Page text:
Thymine and Uracil are the two nucleotide bases which are found in the DNA and RNA respectively. The main difference between thymine and uracil is due to the property of “Occurrence”. The occurrence of both thymine and uracil is the property that distinguishes these two, as thymine is a pyrimidine nitrogenous base found in deoxyribonucleic acid (DNA). In contrast, Uracil is a pyrimidine nitrogenous base found in ribonucleic acid (RNA).
A deoxyribonucleic acid possesses cytosine and thymine as the pyrimidine bases, while a ribonucleic acid contains cytosine and uracil as the pyrimidine bases. You will get to know the key differences and similarities between the thymine and uracil nitrogenous base along with the comparison chart. Besides, we will also discuss the definition, structure, and important facts about both thymine and uracil.
Content: Thymine Vs Uracil
|Uracil||It is the pyrimidine base of the DNA||It is the pyrimidine base of the RNA|
|Occurrence||Found only in DNA||Found only in RNA|
|Presence of keto group||Two keto groups present at C-2 and C-4 atom||Two keto groups present at C-2 and C-4 atom|
|Presence of methyl group||One methyl group present at C-5 atom||Not present|
|Molar mass||126.1133 g/mol||112.0868 g/mol|
Definition of Thymine
The nitrogenous base comes under the type of pyrimidine base, which appears as a single ring structure within the backbone of deoxyribonucleic acid where it complements pairs with the purine base adenine by two hydrogen bonds. A methyl group is linked to the 5′-C of the thymine’s aromatic ring structure. It was first reported by the two scientists named Albrecht Kossel and Albert Neumann. Thymine was named after its presence in the calve’s thymus gland. Some of the chemical properties are mentioned below:
- Chemical formula: C5H6N2O2
- Molar mass: 126.115 g/mol-1
- Density: 1.223 g/cm-3
- Melting point: 316-317 degrees Celsius
Definition of Uracil
The nitrogenous base comes under the type of pyrimidine base, which appears as a single ring structure within the backbone of ribonucleic acid where it complements pairs with the purine base adenine by two hydrogen bonds. A hydrogen atom is linked to the 5′-C of the uracil’s aromatic ring structure. It was first reported by a scientist named Alberto Ascoli. Uracil was first derived by the hydrolysis of yeast nuclein. Some of the chemical properties are mentioned below:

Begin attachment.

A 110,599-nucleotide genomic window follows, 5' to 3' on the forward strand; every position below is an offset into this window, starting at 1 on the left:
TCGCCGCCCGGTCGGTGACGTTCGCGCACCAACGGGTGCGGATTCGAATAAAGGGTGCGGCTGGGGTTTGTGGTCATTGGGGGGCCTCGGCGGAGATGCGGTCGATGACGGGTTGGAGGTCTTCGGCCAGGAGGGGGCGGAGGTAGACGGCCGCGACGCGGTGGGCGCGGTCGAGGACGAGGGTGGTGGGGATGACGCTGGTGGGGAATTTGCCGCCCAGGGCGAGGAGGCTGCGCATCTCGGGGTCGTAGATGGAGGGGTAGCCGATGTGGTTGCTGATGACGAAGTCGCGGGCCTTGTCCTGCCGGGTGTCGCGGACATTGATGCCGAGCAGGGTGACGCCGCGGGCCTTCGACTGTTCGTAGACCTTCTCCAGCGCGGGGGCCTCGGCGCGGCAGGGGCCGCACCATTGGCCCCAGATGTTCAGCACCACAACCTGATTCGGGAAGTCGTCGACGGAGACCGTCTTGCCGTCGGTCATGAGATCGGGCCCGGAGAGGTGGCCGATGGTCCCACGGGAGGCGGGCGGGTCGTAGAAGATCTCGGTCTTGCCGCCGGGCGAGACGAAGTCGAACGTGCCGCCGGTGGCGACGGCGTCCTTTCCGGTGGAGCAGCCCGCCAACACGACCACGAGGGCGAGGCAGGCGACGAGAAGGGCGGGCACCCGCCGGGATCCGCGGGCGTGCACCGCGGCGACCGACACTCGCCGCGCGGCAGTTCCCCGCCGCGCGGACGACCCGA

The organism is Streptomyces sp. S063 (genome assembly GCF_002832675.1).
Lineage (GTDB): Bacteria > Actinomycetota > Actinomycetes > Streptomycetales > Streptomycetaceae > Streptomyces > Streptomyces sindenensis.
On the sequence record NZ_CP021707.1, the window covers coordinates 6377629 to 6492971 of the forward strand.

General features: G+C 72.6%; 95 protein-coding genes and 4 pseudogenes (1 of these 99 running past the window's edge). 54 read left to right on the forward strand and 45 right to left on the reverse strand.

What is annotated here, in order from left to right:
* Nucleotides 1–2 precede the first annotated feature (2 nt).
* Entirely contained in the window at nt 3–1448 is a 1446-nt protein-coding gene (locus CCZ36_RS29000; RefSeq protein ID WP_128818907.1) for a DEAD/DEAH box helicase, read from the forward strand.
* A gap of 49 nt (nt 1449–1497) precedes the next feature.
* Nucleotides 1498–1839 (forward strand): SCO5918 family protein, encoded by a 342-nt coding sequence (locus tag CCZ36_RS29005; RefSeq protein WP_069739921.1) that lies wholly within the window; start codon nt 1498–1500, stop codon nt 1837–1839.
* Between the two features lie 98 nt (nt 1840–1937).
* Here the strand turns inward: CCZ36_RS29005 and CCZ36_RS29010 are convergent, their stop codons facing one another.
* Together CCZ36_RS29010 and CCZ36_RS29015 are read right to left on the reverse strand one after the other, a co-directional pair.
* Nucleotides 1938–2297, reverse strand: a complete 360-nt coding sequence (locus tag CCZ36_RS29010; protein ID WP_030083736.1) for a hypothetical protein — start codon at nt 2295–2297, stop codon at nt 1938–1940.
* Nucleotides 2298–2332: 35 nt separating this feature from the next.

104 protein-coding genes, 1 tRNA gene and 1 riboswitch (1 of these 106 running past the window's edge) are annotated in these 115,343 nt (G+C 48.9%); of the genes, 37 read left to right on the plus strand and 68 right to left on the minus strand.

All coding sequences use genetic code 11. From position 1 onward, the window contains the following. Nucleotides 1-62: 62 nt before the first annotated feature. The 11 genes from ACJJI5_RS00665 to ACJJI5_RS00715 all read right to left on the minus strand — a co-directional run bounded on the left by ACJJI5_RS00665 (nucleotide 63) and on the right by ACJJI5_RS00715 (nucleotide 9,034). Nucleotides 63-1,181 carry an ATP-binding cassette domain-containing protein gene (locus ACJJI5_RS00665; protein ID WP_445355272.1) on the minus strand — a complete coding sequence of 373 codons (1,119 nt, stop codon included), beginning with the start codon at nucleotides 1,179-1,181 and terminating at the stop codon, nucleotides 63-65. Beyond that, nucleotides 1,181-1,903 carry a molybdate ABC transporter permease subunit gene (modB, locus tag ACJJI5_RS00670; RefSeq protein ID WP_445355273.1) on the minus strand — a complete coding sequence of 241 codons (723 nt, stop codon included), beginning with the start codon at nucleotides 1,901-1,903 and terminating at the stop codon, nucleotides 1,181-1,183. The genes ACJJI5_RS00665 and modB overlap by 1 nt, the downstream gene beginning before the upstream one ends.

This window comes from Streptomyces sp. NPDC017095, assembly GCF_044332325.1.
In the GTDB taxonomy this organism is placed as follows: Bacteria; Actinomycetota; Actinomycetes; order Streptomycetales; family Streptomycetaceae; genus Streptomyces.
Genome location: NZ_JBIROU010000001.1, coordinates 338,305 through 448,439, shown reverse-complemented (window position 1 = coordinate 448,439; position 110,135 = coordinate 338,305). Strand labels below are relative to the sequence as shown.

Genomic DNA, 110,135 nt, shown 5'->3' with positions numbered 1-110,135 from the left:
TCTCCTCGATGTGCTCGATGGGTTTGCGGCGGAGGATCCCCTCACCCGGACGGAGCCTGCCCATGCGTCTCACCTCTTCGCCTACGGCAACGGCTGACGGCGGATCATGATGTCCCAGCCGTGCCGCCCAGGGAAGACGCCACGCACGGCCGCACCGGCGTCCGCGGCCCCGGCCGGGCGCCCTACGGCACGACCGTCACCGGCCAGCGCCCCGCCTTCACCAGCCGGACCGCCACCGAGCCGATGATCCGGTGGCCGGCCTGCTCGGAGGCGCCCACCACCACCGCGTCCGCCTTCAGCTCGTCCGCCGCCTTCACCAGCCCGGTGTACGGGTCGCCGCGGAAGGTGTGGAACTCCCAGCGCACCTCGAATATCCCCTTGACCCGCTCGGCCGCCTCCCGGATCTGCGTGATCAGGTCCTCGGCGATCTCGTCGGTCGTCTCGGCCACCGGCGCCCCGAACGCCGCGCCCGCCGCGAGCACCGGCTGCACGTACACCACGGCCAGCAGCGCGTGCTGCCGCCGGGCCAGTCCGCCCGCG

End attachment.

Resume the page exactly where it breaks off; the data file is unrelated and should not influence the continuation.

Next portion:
- Chemical formula: C4H4N2O2
- Molar mass: 112.08 g/mol1
- Density: 1.32 g/cm3
- Melting point: 335 degrees Celsius
Structure of Thymine
Thymine is the pyrimidine base of the DNA, which contains two keto groups at C-2 and C-4 position and one methyl group at the C-5 position. It is denoted as T. It is synthesized by uracil methylation at the C-5 position of the pyrimidine ring, due to which thymine is also called 5-Methyl uracil. In DNA helix, the complementary pair of thymine is the purine base (adenine). The nitrogenous bases T and A pairs with each other by forming two hydrogen bonds.
Structure of Uracil
Uracil is the pyrimidine base of the RNA, which contains two keto groups at C-2 and C-4 position. It is denoted as U. In an RNA molecule, the complementary pair of uracil is the purine base (adenine). The nitrogenous bases U and A pairs with each other by the formation of two hydrogen bonds.
As we know that the combination of the nitrogenous bases and pentose sugar forms a nucleoside. The attachment of one or more phosphate groups to the nucleoside forms a nucleotide.
- Therefore, the combination of thymine with DNA pentose sugar will form deoxythymidine.
- Same goes with uracil, i.e. it will form uridine by combining with RNA pentose sugar.
- Now coming onto the concept of nucleotide, the combination of deoxythymidine with the monophosphate group will constitute deoxythymidine-5’ monophosphate (5’-dTMP). Similarly, the attachment of diphosphate and triphosphate groups to the deoxythymidine will form deoxythymidine-5’ diphosphate (5’-dTDP) and deoxythymidine-5’triphosphate” (5’-dTTP), respectively.
- The pairing of uridine with a monophosphate group will constitute uridine-5’monophosphate (5’-dUMP). Similarly, the diphosphate and triphosphate group’s attachment to the uridine complex will form uridine -5’ diphosphate (5’-dUDP) and uridine -5’triphosphate (5’-dUTP), respectively.
Key Differences Between Thymine and Uracil
- Thymine is the pyrimidine base of the DNA, whereas Uracil is the pyrimidine base of the RNA.
- Methyl group is absent in uracil, while present in thymine at the C-5 position.
- The molecular formula of thymine is C5H6N2O2, whereas the molecular formula of uracil is C4H4N2O2.
- Thymine has a molar mass of 126.1133 g/mol and uracil has a molar mass of 112.0868 g/mol.
- Both thymine and uracil are the nitrogenous bases present in the nucleic acid, i.e. DNA and RNA.
- Thymine and uracil are the two pyrimidine nitrogenous bases.
- Both complementary pairs with the purine base, i.e.“Adenine”.
- Both can form a dimer in the presence of ultraviolet light.
Therefore, we can conclude that thymine and uracil are the two pyrimidine nitrogenous bases with the different molecular structure, molecular formula, molecular weight and occurrence. Inspite of many differences, there are similarities like the type of nitrogenous base and their complementary base pair. So, we can say thymine and uracil bases are the component of the genetic material, i.e. DNA and RNA, respectively.